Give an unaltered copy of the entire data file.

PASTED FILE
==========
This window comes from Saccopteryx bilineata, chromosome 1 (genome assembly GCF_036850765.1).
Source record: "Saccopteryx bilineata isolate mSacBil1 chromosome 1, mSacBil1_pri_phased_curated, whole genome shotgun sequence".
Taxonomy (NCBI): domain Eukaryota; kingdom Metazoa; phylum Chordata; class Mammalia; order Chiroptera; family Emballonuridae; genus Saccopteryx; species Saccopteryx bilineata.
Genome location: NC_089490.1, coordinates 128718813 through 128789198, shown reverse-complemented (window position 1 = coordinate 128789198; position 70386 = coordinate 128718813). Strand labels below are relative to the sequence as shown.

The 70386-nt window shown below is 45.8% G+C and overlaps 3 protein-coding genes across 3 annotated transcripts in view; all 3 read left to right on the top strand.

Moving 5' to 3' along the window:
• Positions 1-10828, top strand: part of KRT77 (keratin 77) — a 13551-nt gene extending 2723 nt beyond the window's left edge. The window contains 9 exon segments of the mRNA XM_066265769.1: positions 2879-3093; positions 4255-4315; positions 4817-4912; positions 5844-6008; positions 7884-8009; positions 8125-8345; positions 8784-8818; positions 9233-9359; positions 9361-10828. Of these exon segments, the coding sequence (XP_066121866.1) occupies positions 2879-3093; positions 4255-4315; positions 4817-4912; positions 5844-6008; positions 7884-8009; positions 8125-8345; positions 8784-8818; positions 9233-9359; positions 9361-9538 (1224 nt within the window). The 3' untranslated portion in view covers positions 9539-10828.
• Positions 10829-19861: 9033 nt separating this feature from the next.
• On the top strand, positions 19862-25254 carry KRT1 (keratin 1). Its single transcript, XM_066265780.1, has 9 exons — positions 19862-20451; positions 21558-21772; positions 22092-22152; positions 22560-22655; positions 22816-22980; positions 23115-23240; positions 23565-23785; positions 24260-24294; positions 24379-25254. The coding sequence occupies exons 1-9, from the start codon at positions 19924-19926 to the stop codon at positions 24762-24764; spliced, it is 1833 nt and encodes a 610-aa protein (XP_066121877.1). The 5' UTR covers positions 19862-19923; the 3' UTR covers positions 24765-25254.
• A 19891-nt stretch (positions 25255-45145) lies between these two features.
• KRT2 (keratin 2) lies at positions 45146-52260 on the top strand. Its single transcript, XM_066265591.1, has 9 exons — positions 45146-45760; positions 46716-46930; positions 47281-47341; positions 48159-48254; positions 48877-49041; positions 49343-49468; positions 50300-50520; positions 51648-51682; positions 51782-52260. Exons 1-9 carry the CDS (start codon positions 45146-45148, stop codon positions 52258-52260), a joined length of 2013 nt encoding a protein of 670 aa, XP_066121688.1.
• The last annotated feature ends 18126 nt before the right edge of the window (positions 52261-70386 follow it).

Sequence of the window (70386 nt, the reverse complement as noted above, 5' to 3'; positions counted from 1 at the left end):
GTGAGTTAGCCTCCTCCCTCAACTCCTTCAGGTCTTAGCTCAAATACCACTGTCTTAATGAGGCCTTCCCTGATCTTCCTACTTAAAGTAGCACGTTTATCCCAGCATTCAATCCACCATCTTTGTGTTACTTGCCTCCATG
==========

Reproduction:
This window comes from Saccopteryx bilineata, chromosome 1 (genome assembly GCF_036850765.1).
Source record: "Saccopteryx bilineata isolate mSacBil1 chromosome 1, mSacBil1_pri_phased_curated, whole genome shotgun sequence".
Taxonomy (NCBI): domain Eukaryota; kingdom Metazoa; phylum Chordata; class Mammalia; order Chiroptera; family Emballonuridae; genus Saccopteryx; species Saccopteryx bilineata.
Genome location: NC_089490.1, coordinates 128718813 through 128789198, shown reverse-complemented (window position 1 = coordinate 128789198; position 70386 = coordinate 128718813). Strand labels below are relative to the sequence as shown.

The 70386-nt window shown below is 45.8% G+C and overlaps 3 protein-coding genes across 3 annotated transcripts in view; all 3 read left to right on the top strand.

Moving 5' to 3' along the window:
• Positions 1-10828, top strand: part of KRT77 (keratin 77) — a 13551-nt gene extending 2723 nt beyond the window's left edge. The window contains 9 exon segments of the mRNA XM_066265769.1: positions 2879-3093; positions 4255-4315; positions 4817-4912; positions 5844-6008; positions 7884-8009; positions 8125-8345; positions 8784-8818; positions 9233-9359; positions 9361-10828. Of these exon segments, the coding sequence (XP_066121866.1) occupies positions 2879-3093; positions 4255-4315; positions 4817-4912; positions 5844-6008; positions 7884-8009; positions 8125-8345; positions 8784-8818; positions 9233-9359; positions 9361-9538 (1224 nt within the window). The 3' untranslated portion in view covers positions 9539-10828.
• Positions 10829-19861: 9033 nt separating this feature from the next.
• On the top strand, positions 19862-25254 carry KRT1 (keratin 1). Its single transcript, XM_066265780.1, has 9 exons — positions 19862-20451; positions 21558-21772; positions 22092-22152; positions 22560-22655; positions 22816-22980; positions 23115-23240; positions 23565-23785; positions 24260-24294; positions 24379-25254. The coding sequence occupies exons 1-9, from the start codon at positions 19924-19926 to the stop codon at positions 24762-24764; spliced, it is 1833 nt and encodes a 610-aa protein (XP_066121877.1). The 5' UTR covers positions 19862-19923; the 3' UTR covers positions 24765-25254.
• A 19891-nt stretch (positions 25255-45145) lies between these two features.
• KRT2 (keratin 2) lies at positions 45146-52260 on the top strand. Its single transcript, XM_066265591.1, has 9 exons — positions 45146-45760; positions 46716-46930; positions 47281-47341; positions 48159-48254; positions 48877-49041; positions 49343-49468; positions 50300-50520; positions 51648-51682; positions 51782-52260. Exons 1-9 carry the CDS (start codon positions 45146-45148, stop codon positions 52258-52260), a joined length of 2013 nt encoding a protein of 670 aa, XP_066121688.1.
• The last annotated feature ends 18126 nt before the right edge of the window (positions 52261-70386 follow it).

Sequence of the window (70386 nt, the reverse complement as noted above, 5' to 3'; positions counted from 1 at the left end):
GTGAGTTAGCCTCCTCCCTCAACTCCTTCAGGTCTTAGCTCAAATACCACTGTCTTAATGAGGCCTTCCCTGATCTTCCTACTTAAAGTAGCACGTTTATCCCAGCATTCAATCCACCATCTTTGTGTTACTTGCCTCCATG